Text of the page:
Jim Korkis is “the” unofficial Disney historian. He has been interested in Walt Disney and Disneyana all his life. He grew up in Glendale, California, next to Burbank where the Disney studio is located. At the age of 12 he began phoning the animators to ask how they made cartoons, and for their stories of Working With Walt; even then taking full notes, often with a tape recorder. In 1995 he got what to him was a dream job with the Walt Disney Company. He worked there for over a dozen years, and took the opportunity to go through the company’s records and to interview more artists and Imagineers for their reminiscences about what it was like to work with Walt and the company in the 1930s onward. Many of those stories were of the kind that the company’s modern publicity department would never allow in officially-approved books about Walt and the studio.
When Korkis finally left the company, he began putting those stories into print, without the company’s censorship but without its cooperation (which is one reason why the books have been unillustrated – the company has to approve the publication of Disney pictures). The Vault of Walt was published in October 2010, and although it never got the company’s approval, it has gotten plenty of unofficial approval and high marks for accuracy from those old-timers. He became a friend of Disney’s daughter, Diane Disney Miller; she wrote the foreword for The Revised Vault of Walt. And he continued to collect Disney stories. The Vault of Walt sold well enough that when the time came to reprint it, Korkis and Theme Park Press instead released The Revised Vault of Walt (December 2012), which added five additional stories.
Now they have published the all-new Volume 2, “MORE Unofficial, Unauthorized, Uncensored Disney Stories Never Told.” It includes twenty-eight stories about Walt Disney, the Disney films, and the theme parks. To quote the book’s publicity, it contains among other stories:
- A ride through EPCOT's Spaceship Earth for a closer look at graffiti, bare breasts, and evil twins.
- The bare-knuckles battle between Walt Disney and P.L. Travers over Mary Poppins.
- The real story of The Jungle Cruise, what Humphrey Bogart had to do with it, and how Walt once got cheated by an impatient skipper.
- The life-long hatred between Walt and Bugs Bunny creator Friz Freleng over a boil on Freleng's butt.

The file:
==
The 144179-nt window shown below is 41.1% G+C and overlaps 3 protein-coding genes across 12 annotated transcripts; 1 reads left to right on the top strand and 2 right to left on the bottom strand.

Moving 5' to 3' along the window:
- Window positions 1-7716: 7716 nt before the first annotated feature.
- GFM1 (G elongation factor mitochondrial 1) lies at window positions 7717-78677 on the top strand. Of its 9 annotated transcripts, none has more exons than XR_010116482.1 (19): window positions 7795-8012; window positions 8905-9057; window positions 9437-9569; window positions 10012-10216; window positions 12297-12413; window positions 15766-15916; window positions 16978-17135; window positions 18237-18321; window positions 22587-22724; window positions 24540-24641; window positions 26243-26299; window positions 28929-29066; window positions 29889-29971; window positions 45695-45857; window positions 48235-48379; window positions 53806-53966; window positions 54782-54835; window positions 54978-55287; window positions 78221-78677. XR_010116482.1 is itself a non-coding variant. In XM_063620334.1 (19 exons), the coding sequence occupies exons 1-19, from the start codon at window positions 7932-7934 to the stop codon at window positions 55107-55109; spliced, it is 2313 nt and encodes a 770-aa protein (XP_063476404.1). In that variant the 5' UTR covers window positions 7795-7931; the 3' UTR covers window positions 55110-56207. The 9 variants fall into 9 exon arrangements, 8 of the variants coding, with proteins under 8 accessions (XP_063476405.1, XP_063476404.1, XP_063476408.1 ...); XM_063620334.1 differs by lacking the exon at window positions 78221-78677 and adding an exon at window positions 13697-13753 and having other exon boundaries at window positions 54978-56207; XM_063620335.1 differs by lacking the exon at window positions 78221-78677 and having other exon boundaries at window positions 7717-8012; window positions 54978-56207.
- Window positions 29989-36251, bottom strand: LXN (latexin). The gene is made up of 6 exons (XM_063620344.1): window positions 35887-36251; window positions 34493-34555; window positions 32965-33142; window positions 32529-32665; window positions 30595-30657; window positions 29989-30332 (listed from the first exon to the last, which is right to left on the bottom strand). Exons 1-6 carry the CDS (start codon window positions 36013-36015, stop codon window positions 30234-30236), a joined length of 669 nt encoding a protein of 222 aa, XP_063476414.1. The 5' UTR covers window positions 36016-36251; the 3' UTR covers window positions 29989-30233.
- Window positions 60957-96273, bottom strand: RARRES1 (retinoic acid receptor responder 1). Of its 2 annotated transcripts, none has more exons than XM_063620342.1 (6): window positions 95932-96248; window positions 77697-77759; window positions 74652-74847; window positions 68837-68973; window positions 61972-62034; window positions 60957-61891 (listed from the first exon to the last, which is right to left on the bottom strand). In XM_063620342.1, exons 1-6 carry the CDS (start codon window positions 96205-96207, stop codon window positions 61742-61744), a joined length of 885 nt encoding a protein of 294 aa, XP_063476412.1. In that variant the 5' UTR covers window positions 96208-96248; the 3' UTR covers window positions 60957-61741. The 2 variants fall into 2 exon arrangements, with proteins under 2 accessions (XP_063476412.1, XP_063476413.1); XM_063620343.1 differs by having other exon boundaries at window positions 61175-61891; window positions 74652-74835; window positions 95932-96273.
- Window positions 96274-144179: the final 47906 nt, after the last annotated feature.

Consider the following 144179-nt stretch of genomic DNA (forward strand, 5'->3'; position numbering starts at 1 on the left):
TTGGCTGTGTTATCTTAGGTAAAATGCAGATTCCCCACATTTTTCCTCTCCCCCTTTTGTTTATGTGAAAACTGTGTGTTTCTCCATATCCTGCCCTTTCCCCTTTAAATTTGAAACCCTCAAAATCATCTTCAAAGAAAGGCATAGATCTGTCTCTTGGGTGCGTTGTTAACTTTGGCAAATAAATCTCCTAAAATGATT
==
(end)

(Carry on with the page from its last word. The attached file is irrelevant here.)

- How Roy O. Disney took over a demoralized company after his brother Walt's death and built a fantasyland from swampland.
- Why even the mention of a dismal cartoon that Walt created in the 1930s drove him to fury.
There are also a select bibliography and an index.
Korkis presents a “warts and all” (as Oliver Cromwell demanded to be depicted) portrait of Walt Disney, as a realistic human and a tough boss rather than either the kindly “Uncle Walt” presented to the public by Disney himself (he did not hesitate to lie to promote his self-image) and the company after his death, or as the foul-mouthed, anti-Black and anti-Semitic bigot that many today believe him to have been. For example, the “life-long hatred” between Disney and Isadore “Friz” Freleng did not start until 1927. Freleng grew up in Kansas City where Disney’s first studio was in the early 1920s, and although he did not work for Disney then, he was well-enough known as a cartoonist to some of Disney’s other animators that Disney sent him an offer of employment if he would relocate to Los Angeles. Disney and Freleng got into a personality clash almost from the beginning, but the incident that got Freleng fired did not happen until several months after he began working as a Disney animator. Most importantly, it had nothing to do with Freleng’s Jewish faith, and it illustrates that today’s urban legend about Disney being a Jew-hater who never hired a Jew during his lifetime was never true.
The Vault of Walt, Volume 2 is a collection of short chapters averaging four to eight pages each. There are seven stories about Disney personally, seven about Disney’s cartoon and live-action features and shorts (films made during Disney’s lifetime), seven about the Disney theme parks, and a miscellanea of seven such as “Why Frank Lloyd Wright Hated Fantasia” and “Roy O. Disney: The Forgotten Brother Who Built a Magic Kingdom”. The stories are written in a chatty, often humorous, easy-to-read style. They are mostly ephemera, little incidents that illustrate the more general stories about Disney the person, his films, and his theme parks, but they are informative and fun to read.
More importantly, they present the truth at a time when Walt Disney is fading into mythology. Korkis says, “Today, most of Walt’s accomplishments are forgotten. When the Disney Company decided to celebrate what would have been Walt’s 100th birthday in 2001 as part of a year-long ‘Hundred Years of Magic’ promotion in their parks, they were shocked to discover through their many surveys what most college students really thought about Walt Disney. They thought that he was either like Betty Crocker, a completely fictional icon created to represent the company, or Colonel Sanders of Kentucky Fried Chicken, an old man who started the company but had no day-to-day influence on it and was a figurehead who made occasional appearances.” (pgs. 2-3) This book is highly recommended to anyone with a “behind the scenes” interest in the real Disney and Disneyana.
Fred Patten has been a fan of animation since the first theatrical rerelease of Pinocchio (1945). He co-founded the first American fan club for Japanese anime in 1977, and was awarded the Comic-Con International's Inkpot Award in 1980 for introducing anime to American fandom. He began writing about anime for Animation World Magazine since its #5, August 1996. A major stroke in 2005 sidelined him for several years, but now he is back. He can be reached at firstname.lastname@example.org.